Just finished reading Nicholson Baker’s piece on pacifism in the latest Harper’s. It dovetails nicely with some other thinking I’ve been doing lately. Specifically, I’m remembering the ten years of the Vietnam War, and what it felt like at the time, and trying to figure out why Americans, even those most opposed to the current ten-year wars in Iraq and Afghanistan, are so much less passionate in their opposition than we were to the Vietnam War. One of the major differences, of course, is that we have no military draft today.
I was very active in the struggle against the draft during the Vietnam War, and got the ultimate rush, 20 years later, when one of my students, in a discussion of relatively recent history, literally could not remember the words “draft” or “conscription.” By George, I thought. We really did it! Many of my more radical friends and colleagues, at the time, predicted that ending the draft would take a lot of the juice out of opposition to any future wars. I allowed that they were probably right, but that even so the unspeakably hard choice to kill or not kill ought not to be forced on any unwilling person. I still believe that. But it’s obvious that, without a draft, this war, or the next or the next after that, could conceivably go on forever. That’s how all those European wars—the Seven Years’ War, the Thirty Years’ War, the Hundred Years’ War—got to be so interminable. They were not fought with conscript armies. Neither were the conquests that built and maintained the Roman Empire over 400 years, or the British Empire for 200+ years..
Baker takes up the issue based on what most of us have seen as the ultimate hard case against pacifism, the Second World War/the Holocaust. If you assume, as most of us have after the fact, that the war was necessary to save what was left of the Jews in Europe, then how could one argue against it? What originally disabused me of that notion was reading Arthur Morse’s While Six Million Died, published in 1967. Subsequent research only strengthens the premise of that book—the Second World War may or may not have put an end to the slaughter of the Jews of Europe, but it clearly was not fought for that purpose. We need to disentangle the war from the Holocaust to make sense of either of them.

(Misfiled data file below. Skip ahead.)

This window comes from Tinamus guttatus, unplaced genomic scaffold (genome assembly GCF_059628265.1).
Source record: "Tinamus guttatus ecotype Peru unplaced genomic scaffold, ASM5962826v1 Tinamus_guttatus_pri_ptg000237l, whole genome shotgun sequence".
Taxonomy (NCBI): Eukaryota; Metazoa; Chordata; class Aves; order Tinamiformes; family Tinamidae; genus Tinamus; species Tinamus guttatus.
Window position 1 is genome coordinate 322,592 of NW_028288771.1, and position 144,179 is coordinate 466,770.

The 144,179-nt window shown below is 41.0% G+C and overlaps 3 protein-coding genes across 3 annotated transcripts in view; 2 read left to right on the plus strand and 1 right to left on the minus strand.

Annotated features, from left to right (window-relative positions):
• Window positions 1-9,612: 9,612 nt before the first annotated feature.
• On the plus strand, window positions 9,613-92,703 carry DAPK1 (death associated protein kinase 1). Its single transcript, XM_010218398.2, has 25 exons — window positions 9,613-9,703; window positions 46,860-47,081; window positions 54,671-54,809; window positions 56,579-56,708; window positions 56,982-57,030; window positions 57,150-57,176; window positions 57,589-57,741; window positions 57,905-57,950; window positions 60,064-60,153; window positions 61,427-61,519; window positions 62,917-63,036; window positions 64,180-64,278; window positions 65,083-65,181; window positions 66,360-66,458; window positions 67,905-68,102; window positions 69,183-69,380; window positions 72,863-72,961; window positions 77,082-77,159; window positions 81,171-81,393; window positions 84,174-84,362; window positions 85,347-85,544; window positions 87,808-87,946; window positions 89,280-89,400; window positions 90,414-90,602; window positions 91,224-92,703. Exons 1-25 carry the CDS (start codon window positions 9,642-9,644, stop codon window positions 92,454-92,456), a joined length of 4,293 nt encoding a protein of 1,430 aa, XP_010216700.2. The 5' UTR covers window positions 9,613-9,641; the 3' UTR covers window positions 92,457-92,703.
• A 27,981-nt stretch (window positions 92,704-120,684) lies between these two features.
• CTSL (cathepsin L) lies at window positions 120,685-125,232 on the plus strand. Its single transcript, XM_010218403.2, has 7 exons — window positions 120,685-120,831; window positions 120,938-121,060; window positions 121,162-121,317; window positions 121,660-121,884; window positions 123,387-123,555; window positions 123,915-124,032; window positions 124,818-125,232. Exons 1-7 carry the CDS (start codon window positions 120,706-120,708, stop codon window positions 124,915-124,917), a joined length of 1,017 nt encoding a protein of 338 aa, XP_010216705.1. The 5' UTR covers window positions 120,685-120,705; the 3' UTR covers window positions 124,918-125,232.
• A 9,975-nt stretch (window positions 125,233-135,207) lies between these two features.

In point of fact, to be sure, the Holocaust and World War II went on at more or less the same time, and were instigated by a lot of the same people. But they were very different phenomena. They gave rise to very different responses (even from the same people.) And, while they were causally inextricably related to each other, that relationship was almost unimaginably complex. The war provided a pretext for the Holocaust, as war almost always provides a pretext for oppression (up to and including murder) of noncombatant minorities, viz. the Armenians. And the Holocaust, ultimately, obstructed the Nazi conduct of the war, probably fatally. Hitler wasted resources on killing Jews and other “inferior” races that he could have devoted to beating the Allies. (Which may partially account for the reluctance of the Allies to do anything that might have impeded the Holocaust.) He expelled from Germany the Jewish and anti-Nazi scientists who might have given Germany the nuclear bomb. The Six Million, arguably, were martyrs to the Allied victory. Without their deaths, that victory might never have happened.
Those who opposed the Nazis at the time, both in Germany and elsewhere, opposed them, not because of their treatment of Jews and other minorities, but for pretty much the same reasons the Allies had opposed Germany in World War I and the democratic forces in Germany had opposed the Kaiser. Hitler was well on the way to conquering the world. In the course of doing so, he had eliminated most of the hard-won democratic rights enshrined into law in the Weimar Republic. Which is what happens to the civil liberties of citizens in almost any war. Good enough reasons, to be sure, and by no means to be sneered at. But even the staunchest anti-Nazis, at home and abroad, at best had little concern for the Jews, and at worst viewed the racist Nuremberg Laws as one of Hitler’s few good moves. This was as true of anti-Nazi resistance in occupied countries as in Germany itself. Indeed, there were anti-Nazi partisan units in Eastern Europe that killed Jews in their spare time, when Nazi-fighting got slow.
The British found it inconvenient to notice the plight of the Jews, because they were being called on to respond by opening up Mandate Palestine to Jewish refugees, at the expense of British relations with the Arabs. The Americans stayed out of the war until Pearl Harbor was bombed, fortuitously, by the Japanese–because American public opinion tended to side with the Germans against the Jews, but could easily enough be swayed against non-whites who had had the nerve to bomb American territory. The French had no choice but to respond to the invasion of their territory–but their struggle against the Nazis stopped short of any serious effort to protect French citizens of Jewish ancestry, much less alien Jewish refugees from further east. Indeed, rounding up Jews was one of the few activities in which many of the French cooperated willingly or even enthusiastically with the Germans.